Indeed, economic success alone cannot bring happiness.  Man is more than an animal and cannot be content with just material needs. He also has spiritual needs to be fulfilled, because he has a mind and heart which we call his soul.  Hence, affluent societies encourage arts and aesthetics because they are partial answers to the hunger of the soul.  Man needs meaning to be happy.  He needs to know his origin, identity, purpose in life and destiny.  These answers can only be found in God who is truth and love.  In discovering the truth, man can live his life meaningfully with purpose. When he begins to live for God and his fellowmen, in humble love and service, only then does he find the fullness of life.

The Church, being missionary in nature, is therefore called to be the light to the nations, just as our forefathers had been for us.  Jesus said, “You did not choose me, no, I chose you; and I commissioned you to go out and to bear fruit, fruit that will last.”  Like the Israelites, we are not chosen for ourselves. The world does not belong only to us but to humanity, the family of God. We are only stewards of God’s blessings.  God has blessed us so that we can bless others with what He has given to us.  The sign of a gracious society and developed Nation is one that cares for others, especially the suffering and less fortunate. As such, our peoples must be taught to assume a greater role in the world in making it a better place for all to live in.

In a more specific way, we, as Church, must undertake the New Evangelization in helping society to be formed in virtues, in truth and love.  The Christian message must permeate every area of human life, be it in the media, culture, economy, education, technology, politics or business. We must contribute by ensuring that economic and technological advancements do not, in the long run, destroy the moral fabric of society, especially in the universal values of justice, charity, generosity, selfless service and integrity.  The Church seeks to foster the culture of life, from its very conception till death.  We must strengthen the institution of marriage and family life because it is the bedrock of society. We must inculcate the right values which are rooted in the Gospel in our people, especially the young. We must also actively promote ecumenism, dialogue with other religions and foster unity at every level of society by practicing acceptance, tolerance, inclusivity and compassion.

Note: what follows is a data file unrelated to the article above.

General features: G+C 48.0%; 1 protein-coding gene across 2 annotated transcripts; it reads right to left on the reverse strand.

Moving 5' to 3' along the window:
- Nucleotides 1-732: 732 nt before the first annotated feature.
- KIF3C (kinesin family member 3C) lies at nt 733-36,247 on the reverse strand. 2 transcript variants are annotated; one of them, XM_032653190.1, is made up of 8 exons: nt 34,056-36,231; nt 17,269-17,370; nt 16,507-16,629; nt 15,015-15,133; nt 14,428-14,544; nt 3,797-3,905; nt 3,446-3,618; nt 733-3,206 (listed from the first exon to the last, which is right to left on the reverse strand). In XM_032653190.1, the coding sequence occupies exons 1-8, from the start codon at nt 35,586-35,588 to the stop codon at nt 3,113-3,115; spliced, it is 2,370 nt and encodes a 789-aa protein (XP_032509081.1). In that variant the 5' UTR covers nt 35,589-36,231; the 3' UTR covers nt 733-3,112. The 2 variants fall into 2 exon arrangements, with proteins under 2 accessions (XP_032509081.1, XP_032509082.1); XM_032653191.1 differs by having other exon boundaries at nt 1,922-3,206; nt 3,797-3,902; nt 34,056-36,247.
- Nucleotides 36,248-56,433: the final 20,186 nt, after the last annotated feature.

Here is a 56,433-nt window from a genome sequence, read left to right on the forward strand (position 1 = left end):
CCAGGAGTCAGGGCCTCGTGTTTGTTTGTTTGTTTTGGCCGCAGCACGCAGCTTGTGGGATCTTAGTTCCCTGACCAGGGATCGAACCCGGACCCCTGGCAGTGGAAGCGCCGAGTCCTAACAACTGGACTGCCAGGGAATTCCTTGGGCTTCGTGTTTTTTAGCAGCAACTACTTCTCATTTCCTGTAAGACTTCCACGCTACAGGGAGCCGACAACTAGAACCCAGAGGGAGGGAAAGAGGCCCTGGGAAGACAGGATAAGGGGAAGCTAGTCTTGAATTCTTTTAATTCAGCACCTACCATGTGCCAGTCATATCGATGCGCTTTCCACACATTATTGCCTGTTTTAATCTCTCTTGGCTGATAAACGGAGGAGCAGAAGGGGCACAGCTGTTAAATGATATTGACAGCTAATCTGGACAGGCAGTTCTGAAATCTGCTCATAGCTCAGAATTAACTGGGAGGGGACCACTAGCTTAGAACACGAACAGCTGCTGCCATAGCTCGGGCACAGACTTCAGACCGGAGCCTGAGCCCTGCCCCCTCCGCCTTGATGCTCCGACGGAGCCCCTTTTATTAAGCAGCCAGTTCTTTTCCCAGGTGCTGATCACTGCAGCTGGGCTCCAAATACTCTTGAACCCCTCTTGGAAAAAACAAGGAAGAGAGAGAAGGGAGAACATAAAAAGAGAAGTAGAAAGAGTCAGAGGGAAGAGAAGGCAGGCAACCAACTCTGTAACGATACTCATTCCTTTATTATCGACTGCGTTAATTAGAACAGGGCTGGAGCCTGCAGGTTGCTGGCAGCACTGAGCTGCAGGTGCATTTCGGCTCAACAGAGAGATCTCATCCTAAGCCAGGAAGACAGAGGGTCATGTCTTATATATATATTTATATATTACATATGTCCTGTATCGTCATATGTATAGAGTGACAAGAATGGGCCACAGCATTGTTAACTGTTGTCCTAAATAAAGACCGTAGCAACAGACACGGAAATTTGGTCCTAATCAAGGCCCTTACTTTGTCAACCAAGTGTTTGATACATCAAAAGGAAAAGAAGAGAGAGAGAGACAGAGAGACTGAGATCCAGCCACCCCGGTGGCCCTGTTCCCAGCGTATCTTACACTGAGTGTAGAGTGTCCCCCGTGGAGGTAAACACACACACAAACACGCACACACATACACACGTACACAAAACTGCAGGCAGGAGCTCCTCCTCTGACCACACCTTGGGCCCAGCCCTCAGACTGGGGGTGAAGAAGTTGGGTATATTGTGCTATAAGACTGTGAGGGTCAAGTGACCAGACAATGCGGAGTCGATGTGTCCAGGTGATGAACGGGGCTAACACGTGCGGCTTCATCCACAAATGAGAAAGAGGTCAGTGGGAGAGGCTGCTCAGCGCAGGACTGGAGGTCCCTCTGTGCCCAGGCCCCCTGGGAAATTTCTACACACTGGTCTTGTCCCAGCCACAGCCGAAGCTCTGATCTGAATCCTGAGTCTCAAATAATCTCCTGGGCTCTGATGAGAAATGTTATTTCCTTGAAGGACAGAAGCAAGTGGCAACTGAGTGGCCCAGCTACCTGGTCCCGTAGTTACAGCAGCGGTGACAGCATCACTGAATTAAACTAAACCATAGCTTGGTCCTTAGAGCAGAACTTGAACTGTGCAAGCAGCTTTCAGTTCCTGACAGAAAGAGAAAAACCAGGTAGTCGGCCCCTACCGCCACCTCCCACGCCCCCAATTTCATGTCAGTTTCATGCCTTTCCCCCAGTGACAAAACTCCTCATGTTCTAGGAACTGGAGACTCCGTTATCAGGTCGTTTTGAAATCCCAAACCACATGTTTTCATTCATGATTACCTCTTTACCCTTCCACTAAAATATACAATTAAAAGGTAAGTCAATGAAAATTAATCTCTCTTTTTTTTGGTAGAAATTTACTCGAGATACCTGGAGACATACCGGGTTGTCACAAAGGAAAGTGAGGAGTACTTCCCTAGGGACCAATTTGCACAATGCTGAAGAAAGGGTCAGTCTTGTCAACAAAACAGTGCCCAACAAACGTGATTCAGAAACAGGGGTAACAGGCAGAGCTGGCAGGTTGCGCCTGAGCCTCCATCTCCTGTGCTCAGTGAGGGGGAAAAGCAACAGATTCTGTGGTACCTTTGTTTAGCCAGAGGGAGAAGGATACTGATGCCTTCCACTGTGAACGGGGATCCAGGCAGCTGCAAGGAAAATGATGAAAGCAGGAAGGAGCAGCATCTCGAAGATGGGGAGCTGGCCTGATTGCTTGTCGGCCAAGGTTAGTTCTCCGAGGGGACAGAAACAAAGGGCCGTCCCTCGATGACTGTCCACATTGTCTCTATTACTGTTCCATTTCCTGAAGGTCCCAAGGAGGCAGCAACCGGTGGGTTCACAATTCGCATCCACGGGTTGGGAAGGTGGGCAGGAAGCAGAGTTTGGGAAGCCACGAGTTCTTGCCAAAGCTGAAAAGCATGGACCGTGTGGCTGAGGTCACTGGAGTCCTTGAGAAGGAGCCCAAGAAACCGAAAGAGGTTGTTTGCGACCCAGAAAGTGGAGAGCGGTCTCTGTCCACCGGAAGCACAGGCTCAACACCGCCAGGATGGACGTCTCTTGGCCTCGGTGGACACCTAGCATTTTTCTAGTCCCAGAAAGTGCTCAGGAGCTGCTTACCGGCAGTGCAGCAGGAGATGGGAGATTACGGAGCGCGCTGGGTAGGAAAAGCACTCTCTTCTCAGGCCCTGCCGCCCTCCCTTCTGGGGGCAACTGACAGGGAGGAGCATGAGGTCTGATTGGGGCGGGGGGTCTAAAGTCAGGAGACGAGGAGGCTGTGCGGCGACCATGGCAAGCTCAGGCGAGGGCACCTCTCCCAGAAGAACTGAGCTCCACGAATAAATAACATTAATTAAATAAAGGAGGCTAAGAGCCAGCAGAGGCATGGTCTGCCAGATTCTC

Yet the proclamation of the Good News cannot happen unless we are transformed by Christ Himself who is Truth and Love in person.  We cannot announce the Gospel adequately without first being filled with the love and joy of Christ.  Hence, the starting point of mission must always be a personal experience of the love and mercy of God in Christ. Without this fundamental experience, we will lack the joy of sharing the Good News with others because we cannot share what we do not have.  The passion for mission always begins with the inexpressible joy in us, a joy that comes from encountering love and life in Christ.  When mission is rooted in the joy that is within in us, it will not end up as an ideology or an ambition to proselytise but a sharing of the Good News.

So let us renew this joy in us as Jesus said, “Remain in my love.”  We need to pray and reflect on His Word daily, contemplating on His love and mercy. By living and sharing in His life of love and joy, we too are enriched and empowered.  Indeed, when our joy is shared with others, it becomes a double joy.  Jesus said, “I have told you this so that my own joy may be in you and your joy be complete.” In truth, we receive much more in giving. When we make others happy, we are even happier! This joy no one can take away!  Kingdom building is therefore Nation Building. Walking in the Spirit, the Church truly becomes a light to the world and a sign and sacrament of unity and love for the whole human race.

Roman Catholic Archbishop of Singapore